Calming the Over-Excitable Dog

By Gary Walker

Dogs are just naturally boisterous, excitable characters. However, if your dog is an out of control dynamo, it probably comes down to one of 3 things - not enough exercise, anxiety or leadership issues.

All of these have one common denominator. They are all within your control.

The Bored Dog

A common factor for many over-excitable dogs is that they are simply bored. The dog gets no regular physical or mental stimulation. He lays around all day waiting for your return, and when you arrive he explodes into action.

Tackling the problem is easy - exercise your dog. All dogs need it, and unfortunately too few get enough of it.

How much exercise do they need? That depends on breed, age and physical condition. If you have a Bulldog, you'll probably get away with a leisurely half-hour walk around the block daily, if you own a Husky, be prepared for 2-3 hours of high intensity work (at least!).

Dealing with Separation Anxiety

Many dogs that suffer from separation anxiety are prone to over-excitement. This is a condition that afflicts many "home-alone" dogs. It can be a difficult issue to overcome, but there are changes you can make right away to start addressing the problem.

  • Stop Rewarding Your Dog - By this I mean stop giving attention, whether positive or negative, while the dog is running around, jumping up and barking. Once the dog has calmed down, give attention and maybe a treat to re-enforce the desired behavior.
  • Vary Your Routine - Dogs are very tuned in to routines. Your dog will have noticed the ritual you go through every time you leave home. You probably don't even know you have a "departure routine", but your dog has noticed it, and it acts as a trigger for his anxiety. Deliberately varying your routine will break the trigger for his anxiety.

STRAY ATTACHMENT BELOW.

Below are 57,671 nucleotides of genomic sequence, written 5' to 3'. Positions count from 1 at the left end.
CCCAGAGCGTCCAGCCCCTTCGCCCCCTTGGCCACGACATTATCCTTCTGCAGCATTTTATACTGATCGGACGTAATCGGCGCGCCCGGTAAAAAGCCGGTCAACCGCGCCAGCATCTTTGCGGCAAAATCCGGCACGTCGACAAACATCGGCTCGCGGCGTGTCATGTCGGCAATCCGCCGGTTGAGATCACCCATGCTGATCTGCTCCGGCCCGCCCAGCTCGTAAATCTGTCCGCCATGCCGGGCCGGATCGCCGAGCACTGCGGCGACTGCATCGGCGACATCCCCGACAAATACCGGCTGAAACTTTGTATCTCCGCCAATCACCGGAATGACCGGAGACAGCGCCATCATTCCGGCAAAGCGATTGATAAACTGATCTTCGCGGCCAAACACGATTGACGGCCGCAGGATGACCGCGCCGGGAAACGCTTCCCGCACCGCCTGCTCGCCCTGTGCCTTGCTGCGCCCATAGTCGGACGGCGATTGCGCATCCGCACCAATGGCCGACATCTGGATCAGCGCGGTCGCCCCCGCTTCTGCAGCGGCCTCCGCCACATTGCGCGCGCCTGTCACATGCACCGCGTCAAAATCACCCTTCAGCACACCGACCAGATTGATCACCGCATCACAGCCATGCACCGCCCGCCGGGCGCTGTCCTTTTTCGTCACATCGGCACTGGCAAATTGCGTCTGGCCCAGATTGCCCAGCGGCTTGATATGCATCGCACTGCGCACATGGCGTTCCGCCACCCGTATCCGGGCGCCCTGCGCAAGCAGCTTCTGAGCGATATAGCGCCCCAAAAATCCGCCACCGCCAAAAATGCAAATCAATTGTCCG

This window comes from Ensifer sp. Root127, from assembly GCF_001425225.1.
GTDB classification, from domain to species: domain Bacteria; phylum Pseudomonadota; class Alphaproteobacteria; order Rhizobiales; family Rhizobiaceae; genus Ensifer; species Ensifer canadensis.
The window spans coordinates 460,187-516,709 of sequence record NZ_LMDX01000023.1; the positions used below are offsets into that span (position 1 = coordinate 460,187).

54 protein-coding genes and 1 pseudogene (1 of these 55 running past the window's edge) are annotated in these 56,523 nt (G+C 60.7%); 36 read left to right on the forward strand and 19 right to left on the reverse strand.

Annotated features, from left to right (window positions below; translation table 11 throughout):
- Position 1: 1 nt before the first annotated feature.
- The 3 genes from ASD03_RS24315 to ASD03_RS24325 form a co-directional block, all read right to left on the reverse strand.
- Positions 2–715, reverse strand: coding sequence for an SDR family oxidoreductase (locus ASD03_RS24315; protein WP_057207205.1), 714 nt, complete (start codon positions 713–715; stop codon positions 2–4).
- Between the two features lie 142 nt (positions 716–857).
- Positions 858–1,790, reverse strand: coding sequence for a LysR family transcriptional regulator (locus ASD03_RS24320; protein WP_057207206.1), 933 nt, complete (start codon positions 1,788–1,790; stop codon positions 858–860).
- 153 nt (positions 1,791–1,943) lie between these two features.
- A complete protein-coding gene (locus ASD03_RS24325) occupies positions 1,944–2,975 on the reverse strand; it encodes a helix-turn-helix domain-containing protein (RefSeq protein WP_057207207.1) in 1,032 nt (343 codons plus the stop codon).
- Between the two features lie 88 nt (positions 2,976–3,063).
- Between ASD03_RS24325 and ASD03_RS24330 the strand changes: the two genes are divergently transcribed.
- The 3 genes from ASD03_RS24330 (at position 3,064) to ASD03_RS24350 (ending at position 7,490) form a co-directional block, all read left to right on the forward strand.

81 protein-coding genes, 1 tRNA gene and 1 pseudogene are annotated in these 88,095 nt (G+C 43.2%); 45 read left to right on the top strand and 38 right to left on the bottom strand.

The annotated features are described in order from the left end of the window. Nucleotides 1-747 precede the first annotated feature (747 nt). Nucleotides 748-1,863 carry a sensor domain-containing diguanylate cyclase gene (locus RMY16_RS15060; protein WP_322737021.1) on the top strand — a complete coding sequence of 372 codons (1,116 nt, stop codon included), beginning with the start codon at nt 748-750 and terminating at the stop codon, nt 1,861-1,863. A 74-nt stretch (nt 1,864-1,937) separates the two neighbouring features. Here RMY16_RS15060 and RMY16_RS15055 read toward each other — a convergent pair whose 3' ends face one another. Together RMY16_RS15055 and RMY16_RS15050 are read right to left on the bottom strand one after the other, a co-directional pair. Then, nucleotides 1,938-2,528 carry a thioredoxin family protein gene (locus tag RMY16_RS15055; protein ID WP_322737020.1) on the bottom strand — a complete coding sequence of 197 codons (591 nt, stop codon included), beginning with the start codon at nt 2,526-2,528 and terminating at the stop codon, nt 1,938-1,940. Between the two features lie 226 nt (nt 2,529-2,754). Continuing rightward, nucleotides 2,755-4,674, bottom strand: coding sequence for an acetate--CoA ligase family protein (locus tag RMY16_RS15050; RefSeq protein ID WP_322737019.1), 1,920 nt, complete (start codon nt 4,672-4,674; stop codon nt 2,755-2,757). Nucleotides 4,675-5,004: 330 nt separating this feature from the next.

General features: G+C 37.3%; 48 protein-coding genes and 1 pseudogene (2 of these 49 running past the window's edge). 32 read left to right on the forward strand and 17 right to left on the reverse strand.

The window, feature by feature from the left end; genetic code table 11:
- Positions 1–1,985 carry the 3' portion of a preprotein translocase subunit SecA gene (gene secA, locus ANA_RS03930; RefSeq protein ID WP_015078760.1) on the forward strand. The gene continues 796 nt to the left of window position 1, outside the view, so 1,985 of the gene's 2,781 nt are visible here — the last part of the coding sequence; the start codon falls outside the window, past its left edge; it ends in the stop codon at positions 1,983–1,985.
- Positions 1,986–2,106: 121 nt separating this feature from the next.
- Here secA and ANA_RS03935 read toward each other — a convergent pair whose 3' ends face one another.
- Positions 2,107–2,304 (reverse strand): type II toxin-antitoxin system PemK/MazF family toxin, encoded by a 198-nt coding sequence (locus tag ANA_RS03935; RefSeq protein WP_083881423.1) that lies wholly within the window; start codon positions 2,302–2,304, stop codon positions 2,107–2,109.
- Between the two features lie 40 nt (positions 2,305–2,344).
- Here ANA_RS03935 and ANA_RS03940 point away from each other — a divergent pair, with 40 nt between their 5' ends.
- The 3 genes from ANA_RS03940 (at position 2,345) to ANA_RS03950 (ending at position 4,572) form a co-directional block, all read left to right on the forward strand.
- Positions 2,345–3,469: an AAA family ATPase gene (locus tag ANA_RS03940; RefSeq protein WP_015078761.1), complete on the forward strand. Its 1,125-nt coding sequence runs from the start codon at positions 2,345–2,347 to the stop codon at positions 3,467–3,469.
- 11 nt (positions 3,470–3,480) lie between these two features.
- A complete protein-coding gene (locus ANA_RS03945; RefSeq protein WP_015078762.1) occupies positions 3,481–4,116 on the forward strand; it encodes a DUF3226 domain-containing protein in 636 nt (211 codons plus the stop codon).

• Restrict his access - Restrict your dog to a small area when you are not at home, maybe just one room. You may even want to buy a dog crate and train him to stay in the crate while you're away.
  • Provide a Distraction. Keeping your dog occupied while you're away will significantly reduce his anxiety. Something to chew on or a puzzle to solve, like a Kong toy, should work well.

Be the Leader

A dog that lacks leadership will always be on edge because he is uncertain of his role in the pack. Best way to address this? You could start by teaching him some basic obedience commands, like "sit" and "stay".

Training provides discipline and mental stimulation. It also establishes your leadership. Once your dog accepts this, he'll naturally calm down.

Applying these 3 principles will have a noticeable effect on your dog's hyper-active behavior. Keep in mind that not all dogs were created equal. Some dogs (and some breeds) are just by nature more boisterous than others.



Gary Walker
Article by Gary Walker
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